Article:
Academic journal article Journal of Business and Accounting

Radar Charts and the Paradigm of Cognitive Fit: Implications for Accounting Research and Practice

Academic journal article Journal of Business and Accounting

Radar Charts and the Paradigm of Cognitive Fit: Implications for Accounting Research and Practice

Article excerpt

INTRODUCTION

Decision-makers in all but the smallest organizations typically rely on information supplied by others in the organization as a basis for their decisions. Two aspects of this information are important. First, information must be relevant to the decision, and second, information must be organized and communicated in an effective manner. The quality of the decision ultimately made, then, is a function of and is constrained by both of these aspects of information. The importance of decision quality extends to all organizational levels and all business disciplines. However, in this paper, we choose to focus on the potential for decision quality improvements in specific accounting-related applications. We do this by connecting the theory of cognitive fit to accounting-related decision contexts and introducing how utilizing a specific type of graphical representation, a radar chart, could improve decision quality.

Accounting education: Contemporary accounting education addresses the concept of information relevance as it relates to decision-making. For example, management accounting courses examine in some detail specific types of decisions commonly made by managers. The focus in these courses is on identifying relevant information in decision-making with some attention paid to how that information might be reported effectively to management. Auditing courses typically are structured around the macro decision process that culminates in an overall audit opinion. A number of preliminary decisions must be made which contribute to the overall decision about which type of audit opinion is most appropriate. Again, the focus is on relevant information related to decision-making but with very little attention given to how information might be communicated effectively to decision-makers. Financial accounting courses differ from management accounting and auditing courses in that financial accounting courses are not structured around decisions made by those receiving and using information. Decision-makers external to the organization may use the information in a variety of ways. Therefore, the issue of identifying relevant information is not directly addressed. However, information relevance is indirectly addressed in the sense that the content of general purpose financial statements is assumed to be relevant if compiled according to Generally Accepted Accounting Principles (GAAP). In other words, information contained in financial statements is relevant because GAAP rules were developed to promote relevance. Likewise, the issue of how to communicate financial statement information effectively is addressed only in the context of GAAP requirements.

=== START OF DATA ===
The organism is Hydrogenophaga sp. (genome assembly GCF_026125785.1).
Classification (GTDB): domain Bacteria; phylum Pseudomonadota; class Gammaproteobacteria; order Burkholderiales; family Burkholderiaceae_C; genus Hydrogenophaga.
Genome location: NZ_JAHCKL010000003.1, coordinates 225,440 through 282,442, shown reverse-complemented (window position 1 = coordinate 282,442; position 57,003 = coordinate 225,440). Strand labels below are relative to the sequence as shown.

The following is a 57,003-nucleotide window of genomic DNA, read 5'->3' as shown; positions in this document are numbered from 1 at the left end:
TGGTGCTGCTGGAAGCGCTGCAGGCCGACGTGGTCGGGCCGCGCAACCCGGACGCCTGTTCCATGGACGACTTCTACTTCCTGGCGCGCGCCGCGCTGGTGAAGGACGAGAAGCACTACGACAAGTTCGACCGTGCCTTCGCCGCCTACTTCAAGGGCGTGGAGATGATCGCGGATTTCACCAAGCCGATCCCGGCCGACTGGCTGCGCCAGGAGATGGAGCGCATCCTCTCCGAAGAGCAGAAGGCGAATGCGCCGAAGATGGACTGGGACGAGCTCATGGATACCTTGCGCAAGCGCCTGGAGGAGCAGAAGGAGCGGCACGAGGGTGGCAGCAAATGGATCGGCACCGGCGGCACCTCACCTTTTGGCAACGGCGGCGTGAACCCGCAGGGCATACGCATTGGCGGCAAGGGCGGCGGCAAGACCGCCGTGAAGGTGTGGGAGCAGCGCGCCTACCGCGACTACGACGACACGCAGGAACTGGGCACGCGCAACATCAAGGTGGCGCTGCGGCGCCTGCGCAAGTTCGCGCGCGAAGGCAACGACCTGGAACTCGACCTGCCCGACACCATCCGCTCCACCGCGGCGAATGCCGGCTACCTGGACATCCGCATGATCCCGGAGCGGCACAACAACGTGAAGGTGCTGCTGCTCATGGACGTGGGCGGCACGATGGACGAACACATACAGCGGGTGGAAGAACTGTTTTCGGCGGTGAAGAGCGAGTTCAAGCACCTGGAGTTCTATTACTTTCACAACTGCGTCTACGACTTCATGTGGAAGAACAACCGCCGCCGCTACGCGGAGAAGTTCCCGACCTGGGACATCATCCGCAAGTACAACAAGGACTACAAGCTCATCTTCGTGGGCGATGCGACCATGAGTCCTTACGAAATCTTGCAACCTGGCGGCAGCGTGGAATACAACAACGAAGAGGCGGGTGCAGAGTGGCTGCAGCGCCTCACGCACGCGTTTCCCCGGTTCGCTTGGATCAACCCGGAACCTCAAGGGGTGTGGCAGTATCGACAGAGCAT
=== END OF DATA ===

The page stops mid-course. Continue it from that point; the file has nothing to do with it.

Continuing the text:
The issue of how to effectively communicate relevant information to the decisionmaker is typically not addressed in contemporary accounting education. The primary reason is that accounting curricula are heavily weighted toward financial accounting, which accepts the format of general purpose financial statements as a given. Therefore, there is little need to discuss the merits of alternate modes of communication when, in general, accountants have no discretion in the matter. However, this logic does not apply in auditing or in management accounting.

External auditors follow Generally Accepted Auditing Standards (GAAS) which results in relatively prescribed processes when it comes to selecting auditing procedures and appropriate audit opinions. However, as auditing procedures are performed, information is gathered and communicated to senior audit personnel who use the information for decisions related to the timing and extent of subsequent auditing procedures and ultimately in selecting an appropriate audit opinion. External auditors do have discretion with regard to how information is communicated for these types of decisions. Examples of this would be alternative methods of presenting results of analytical review procedures and internal control evaluations to senior audit personnel. …

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